Somewhere along the way, Marvel’s expanded universe began using what I like to call the genre roadmap. This is something I explored following the release of Captain America: The Winter Soldier, the notion that instead of starting just with a character or with a comic book for direct adaptation, they would begin with a genre in mind. For The Winter Soldier, they invited The Russo Brothers to make a political thriller. For Ant-Man, they made a zippy heist film. There’s something inherently more interesting about making a genre film instead of making a film in the superhero movie genre.
The same can be said for their Netflix shows thus far. Even though we’re only one, very soon to be two series into their Netflix releases, the pattern has emerged. Daredevil played out like a dark, gritty martial arts film. It lived and bled in the alleys of Hell’s Kitchen and showed off its Korean action cinema roots directly with that amazing hallway fight sequence. It was Marvel’s 13-hour martial arts movie. That’s what made it so much fun, in combination with all the fine details drawn from Daredevil’s comic roots.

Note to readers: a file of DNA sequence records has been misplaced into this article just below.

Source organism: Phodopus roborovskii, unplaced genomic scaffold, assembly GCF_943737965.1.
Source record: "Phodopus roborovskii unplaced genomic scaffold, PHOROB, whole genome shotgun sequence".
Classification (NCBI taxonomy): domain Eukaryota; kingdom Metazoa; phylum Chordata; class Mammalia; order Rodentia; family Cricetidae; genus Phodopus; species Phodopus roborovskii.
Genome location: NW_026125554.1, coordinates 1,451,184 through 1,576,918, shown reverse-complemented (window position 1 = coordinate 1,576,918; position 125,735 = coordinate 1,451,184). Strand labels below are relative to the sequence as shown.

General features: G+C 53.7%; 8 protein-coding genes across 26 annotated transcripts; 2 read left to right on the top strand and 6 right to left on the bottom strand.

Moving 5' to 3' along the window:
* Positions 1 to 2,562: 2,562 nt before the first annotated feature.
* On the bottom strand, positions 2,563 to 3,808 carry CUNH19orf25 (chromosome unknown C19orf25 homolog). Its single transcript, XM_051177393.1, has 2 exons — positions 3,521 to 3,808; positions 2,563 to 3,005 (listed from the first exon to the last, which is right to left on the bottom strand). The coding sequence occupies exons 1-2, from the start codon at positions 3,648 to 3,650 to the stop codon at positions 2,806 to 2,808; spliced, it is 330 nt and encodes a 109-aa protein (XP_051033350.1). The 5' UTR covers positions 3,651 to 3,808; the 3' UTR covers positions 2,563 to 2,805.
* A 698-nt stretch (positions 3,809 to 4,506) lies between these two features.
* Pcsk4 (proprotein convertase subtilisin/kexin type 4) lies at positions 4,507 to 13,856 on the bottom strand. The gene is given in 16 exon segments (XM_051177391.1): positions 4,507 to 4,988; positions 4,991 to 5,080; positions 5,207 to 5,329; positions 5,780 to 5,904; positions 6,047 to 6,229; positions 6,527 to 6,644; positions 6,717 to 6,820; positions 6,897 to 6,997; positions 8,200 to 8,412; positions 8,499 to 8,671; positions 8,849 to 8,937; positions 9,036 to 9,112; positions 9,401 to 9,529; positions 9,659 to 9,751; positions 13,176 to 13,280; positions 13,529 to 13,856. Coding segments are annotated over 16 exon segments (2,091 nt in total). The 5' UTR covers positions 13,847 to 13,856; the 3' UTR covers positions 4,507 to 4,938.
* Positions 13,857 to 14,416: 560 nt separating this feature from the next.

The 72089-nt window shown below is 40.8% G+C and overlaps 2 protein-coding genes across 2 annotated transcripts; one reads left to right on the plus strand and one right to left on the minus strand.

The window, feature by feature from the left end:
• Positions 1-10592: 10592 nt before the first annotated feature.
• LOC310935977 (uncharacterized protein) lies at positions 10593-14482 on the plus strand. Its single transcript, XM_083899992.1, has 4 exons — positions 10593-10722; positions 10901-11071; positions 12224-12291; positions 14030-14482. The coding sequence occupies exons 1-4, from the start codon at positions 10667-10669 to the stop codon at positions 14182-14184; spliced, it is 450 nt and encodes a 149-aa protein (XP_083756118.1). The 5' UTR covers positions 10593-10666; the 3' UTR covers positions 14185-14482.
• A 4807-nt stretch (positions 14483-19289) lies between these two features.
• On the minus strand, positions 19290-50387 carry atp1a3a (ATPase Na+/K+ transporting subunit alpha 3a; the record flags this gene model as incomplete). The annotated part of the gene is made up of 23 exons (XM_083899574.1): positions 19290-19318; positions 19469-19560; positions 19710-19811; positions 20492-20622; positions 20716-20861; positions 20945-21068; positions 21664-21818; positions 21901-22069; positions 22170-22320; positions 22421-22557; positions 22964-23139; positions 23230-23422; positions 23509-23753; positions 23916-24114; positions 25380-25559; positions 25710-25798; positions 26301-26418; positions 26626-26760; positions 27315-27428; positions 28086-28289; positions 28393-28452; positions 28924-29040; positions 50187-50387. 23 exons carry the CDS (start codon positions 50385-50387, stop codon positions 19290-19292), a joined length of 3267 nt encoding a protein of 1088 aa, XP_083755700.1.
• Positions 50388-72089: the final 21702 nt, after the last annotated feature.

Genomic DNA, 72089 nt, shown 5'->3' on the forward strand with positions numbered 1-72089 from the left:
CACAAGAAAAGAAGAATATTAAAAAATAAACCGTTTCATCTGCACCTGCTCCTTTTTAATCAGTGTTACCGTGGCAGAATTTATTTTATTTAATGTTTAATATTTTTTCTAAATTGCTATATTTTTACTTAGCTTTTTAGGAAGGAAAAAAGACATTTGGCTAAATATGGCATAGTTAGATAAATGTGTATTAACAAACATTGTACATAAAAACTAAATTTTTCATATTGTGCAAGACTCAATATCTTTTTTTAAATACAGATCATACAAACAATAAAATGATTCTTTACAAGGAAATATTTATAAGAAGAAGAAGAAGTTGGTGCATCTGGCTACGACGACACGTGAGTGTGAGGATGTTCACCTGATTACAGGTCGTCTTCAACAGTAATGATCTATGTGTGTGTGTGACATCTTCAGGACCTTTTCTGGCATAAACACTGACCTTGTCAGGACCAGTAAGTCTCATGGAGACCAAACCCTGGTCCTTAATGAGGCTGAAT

The same can be said for Jessica Jones, Marvel’s 13-hour noir experience. It’s exactly that, a stylish crime drama that just so happens to involve a superhero. At its center is the titular character, played by Krysten Ritter. She’s all at once an embodiment of many classic noir characters. She’s the alcoholic, the cynic, the anti-hero and the hard-boiled detective. She’s also a woman with immense powers that has forsaken her like as a superhero.
The world Jessica inhabits is dark and dusty, effortlessly moody and filled with a lot of other noir elements. Like her relationship with Luke Cage, played by Mike Colter, a law-abiding citizen (and fellow person of mysterious power) who is drawn into the dark world of our protagonist.
Thematically and atmospherically, Jessica Jones is the richest tapestry Marvel has delivered yet. It doesn’t have the grandiose scale of their movies, but it uses its noir roots to wrap you in its dark and dusty world, holding on with a complex and unique story.